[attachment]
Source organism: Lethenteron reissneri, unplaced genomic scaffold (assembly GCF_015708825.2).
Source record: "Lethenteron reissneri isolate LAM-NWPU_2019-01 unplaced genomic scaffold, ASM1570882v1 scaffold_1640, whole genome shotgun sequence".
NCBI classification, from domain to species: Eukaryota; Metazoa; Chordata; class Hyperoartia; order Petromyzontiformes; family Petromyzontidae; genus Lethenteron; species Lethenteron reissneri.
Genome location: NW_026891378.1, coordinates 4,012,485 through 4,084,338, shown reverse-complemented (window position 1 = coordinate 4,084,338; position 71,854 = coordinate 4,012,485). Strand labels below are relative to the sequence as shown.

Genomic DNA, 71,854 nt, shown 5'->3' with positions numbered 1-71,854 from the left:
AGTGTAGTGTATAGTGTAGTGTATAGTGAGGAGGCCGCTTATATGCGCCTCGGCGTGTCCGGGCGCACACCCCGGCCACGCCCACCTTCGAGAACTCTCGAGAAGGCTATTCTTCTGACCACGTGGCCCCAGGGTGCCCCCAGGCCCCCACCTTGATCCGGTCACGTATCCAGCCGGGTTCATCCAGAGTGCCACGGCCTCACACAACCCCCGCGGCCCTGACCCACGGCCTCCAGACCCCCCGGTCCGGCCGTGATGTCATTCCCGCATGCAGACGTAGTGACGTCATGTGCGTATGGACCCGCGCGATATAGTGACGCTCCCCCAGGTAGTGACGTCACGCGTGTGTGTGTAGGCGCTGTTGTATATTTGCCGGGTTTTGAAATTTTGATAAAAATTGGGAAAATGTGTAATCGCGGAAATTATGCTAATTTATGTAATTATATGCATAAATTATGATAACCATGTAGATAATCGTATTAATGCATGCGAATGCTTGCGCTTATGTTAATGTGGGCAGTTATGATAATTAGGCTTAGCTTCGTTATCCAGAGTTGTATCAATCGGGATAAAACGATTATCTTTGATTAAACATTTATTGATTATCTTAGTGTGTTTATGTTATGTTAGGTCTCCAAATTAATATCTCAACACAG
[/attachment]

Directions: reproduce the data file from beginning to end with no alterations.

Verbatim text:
Source organism: Lethenteron reissneri, unplaced genomic scaffold (assembly GCF_015708825.2).
Source record: "Lethenteron reissneri isolate LAM-NWPU_2019-01 unplaced genomic scaffold, ASM1570882v1 scaffold_1640, whole genome shotgun sequence".
NCBI classification, from domain to species: Eukaryota; Metazoa; Chordata; class Hyperoartia; order Petromyzontiformes; family Petromyzontidae; genus Lethenteron; species Lethenteron reissneri.
Genome location: NW_026891378.1, coordinates 4,012,485 through 4,084,338, shown reverse-complemented (window position 1 = coordinate 4,084,338; position 71,854 = coordinate 4,012,485). Strand labels below are relative to the sequence as shown.

Genomic DNA, 71,854 nt, shown 5'->3' with positions numbered 1-71,854 from the left:
AGTGTAGTGTATAGTGTAGTGTATAGTGAGGAGGCCGCTTATATGCGCCTCGGCGTGTCCGGGCGCACACCCCGGCCACGCCCACCTTCGAGAACTCTCGAGAAGGCTATTCTTCTGACCACGTGGCCCCAGGGTGCCCCCAGGCCCCCACCTTGATCCGGTCACGTATCCAGCCGGGTTCATCCAGAGTGCCACGGCCTCACACAACCCCCGCGGCCCTGACCCACGGCCTCCAGACCCCCCGGTCCGGCCGTGATGTCATTCCCGCATGCAGACGTAGTGACGTCATGTGCGTATGGACCCGCGCGATATAGTGACGCTCCCCCAGGTAGTGACGTCACGCGTGTGTGTGTAGGCGCTGTTGTATATTTGCCGGGTTTTGAAATTTTGATAAAAATTGGGAAAATGTGTAATCGCGGAAATTATGCTAATTTATGTAATTATATGCATAAATTATGATAACCATGTAGATAATCGTATTAATGCATGCGAATGCTTGCGCTTATGTTAATGTGGGCAGTTATGATAATTAGGCTTAGCTTCGTTATCCAGAGTTGTATCAATCGGGATAAAACGATTATCTTTGATTAAACATTTATTGATTATCTTAGTGTGTTTATGTTATGTTAGGTCTCCAAATTAATATCTCAACACAG